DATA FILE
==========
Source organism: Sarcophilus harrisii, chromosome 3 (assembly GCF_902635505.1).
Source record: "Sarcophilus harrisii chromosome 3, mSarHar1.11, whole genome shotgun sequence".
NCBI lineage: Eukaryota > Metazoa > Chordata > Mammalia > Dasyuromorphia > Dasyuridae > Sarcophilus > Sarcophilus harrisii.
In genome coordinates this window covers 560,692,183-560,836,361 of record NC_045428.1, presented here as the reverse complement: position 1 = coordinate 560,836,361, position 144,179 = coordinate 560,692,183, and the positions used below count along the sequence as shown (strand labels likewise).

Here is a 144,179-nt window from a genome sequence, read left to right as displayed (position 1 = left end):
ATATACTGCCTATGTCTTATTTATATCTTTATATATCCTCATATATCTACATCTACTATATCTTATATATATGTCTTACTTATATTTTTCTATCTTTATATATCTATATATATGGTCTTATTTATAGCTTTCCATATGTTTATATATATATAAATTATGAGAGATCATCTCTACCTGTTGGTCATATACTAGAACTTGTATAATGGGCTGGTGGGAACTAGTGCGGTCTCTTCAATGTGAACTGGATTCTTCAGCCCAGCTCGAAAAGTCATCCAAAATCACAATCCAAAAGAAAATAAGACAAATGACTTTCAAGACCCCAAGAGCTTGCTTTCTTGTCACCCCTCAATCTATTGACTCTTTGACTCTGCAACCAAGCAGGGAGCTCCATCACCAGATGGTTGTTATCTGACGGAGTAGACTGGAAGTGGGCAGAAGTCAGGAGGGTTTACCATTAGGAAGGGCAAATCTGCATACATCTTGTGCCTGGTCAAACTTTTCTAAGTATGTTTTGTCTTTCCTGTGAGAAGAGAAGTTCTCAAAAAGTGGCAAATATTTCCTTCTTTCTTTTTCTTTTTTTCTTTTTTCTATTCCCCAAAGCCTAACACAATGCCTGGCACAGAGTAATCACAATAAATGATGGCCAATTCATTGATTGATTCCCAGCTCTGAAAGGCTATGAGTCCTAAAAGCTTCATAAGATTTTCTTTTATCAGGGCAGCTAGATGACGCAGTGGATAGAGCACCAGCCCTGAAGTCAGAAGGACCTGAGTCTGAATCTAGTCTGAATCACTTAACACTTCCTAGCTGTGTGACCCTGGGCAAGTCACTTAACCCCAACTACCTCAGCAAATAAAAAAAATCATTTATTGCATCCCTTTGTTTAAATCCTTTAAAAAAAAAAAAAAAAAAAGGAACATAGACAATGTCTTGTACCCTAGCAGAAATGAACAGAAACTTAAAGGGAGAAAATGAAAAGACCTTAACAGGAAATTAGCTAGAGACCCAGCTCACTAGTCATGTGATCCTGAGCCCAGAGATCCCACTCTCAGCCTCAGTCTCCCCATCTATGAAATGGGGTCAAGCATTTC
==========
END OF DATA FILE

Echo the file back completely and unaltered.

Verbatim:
Source organism: Sarcophilus harrisii, chromosome 3 (assembly GCF_902635505.1).
Source record: "Sarcophilus harrisii chromosome 3, mSarHar1.11, whole genome shotgun sequence".
NCBI lineage: Eukaryota > Metazoa > Chordata > Mammalia > Dasyuromorphia > Dasyuridae > Sarcophilus > Sarcophilus harrisii.
In genome coordinates this window covers 560,692,183-560,836,361 of record NC_045428.1, presented here as the reverse complement: position 1 = coordinate 560,836,361, position 144,179 = coordinate 560,692,183, and the positions used below count along the sequence as shown (strand labels likewise).

Here is a 144,179-nt window from a genome sequence, read left to right as displayed (position 1 = left end):
ATATACTGCCTATGTCTTATTTATATCTTTATATATCCTCATATATCTACATCTACTATATCTTATATATATGTCTTACTTATATTTTTCTATCTTTATATATCTATATATATGGTCTTATTTATAGCTTTCCATATGTTTATATATATATAAATTATGAGAGATCATCTCTACCTGTTGGTCATATACTAGAACTTGTATAATGGGCTGGTGGGAACTAGTGCGGTCTCTTCAATGTGAACTGGATTCTTCAGCCCAGCTCGAAAAGTCATCCAAAATCACAATCCAAAAGAAAATAAGACAAATGACTTTCAAGACCCCAAGAGCTTGCTTTCTTGTCACCCCTCAATCTATTGACTCTTTGACTCTGCAACCAAGCAGGGAGCTCCATCACCAGATGGTTGTTATCTGACGGAGTAGACTGGAAGTGGGCAGAAGTCAGGAGGGTTTACCATTAGGAAGGGCAAATCTGCATACATCTTGTGCCTGGTCAAACTTTTCTAAGTATGTTTTGTCTTTCCTGTGAGAAGAGAAGTTCTCAAAAAGTGGCAAATATTTCCTTCTTTCTTTTTCTTTTTTTCTTTTTTCTATTCCCCAAAGCCTAACACAATGCCTGGCACAGAGTAATCACAATAAATGATGGCCAATTCATTGATTGATTCCCAGCTCTGAAAGGCTATGAGTCCTAAAAGCTTCATAAGATTTTCTTTTATCAGGGCAGCTAGATGACGCAGTGGATAGAGCACCAGCCCTGAAGTCAGAAGGACCTGAGTCTGAATCTAGTCTGAATCACTTAACACTTCCTAGCTGTGTGACCCTGGGCAAGTCACTTAACCCCAACTACCTCAGCAAATAAAAAAAATCATTTATTGCATCCCTTTGTTTAAATCCTTTAAAAAAAAAAAAAAAAAAAGGAACATAGACAATGTCTTGTACCCTAGCAGAAATGAACAGAAACTTAAAGGGAGAAAATGAAAAGACCTTAACAGGAAATTAGCTAGAGACCCAGCTCACTAGTCATGTGATCCTGAGCCCAGAGATCCCACTCTCAGCCTCAGTCTCCCCATCTATGAAATGGGGTCAAGCATTTC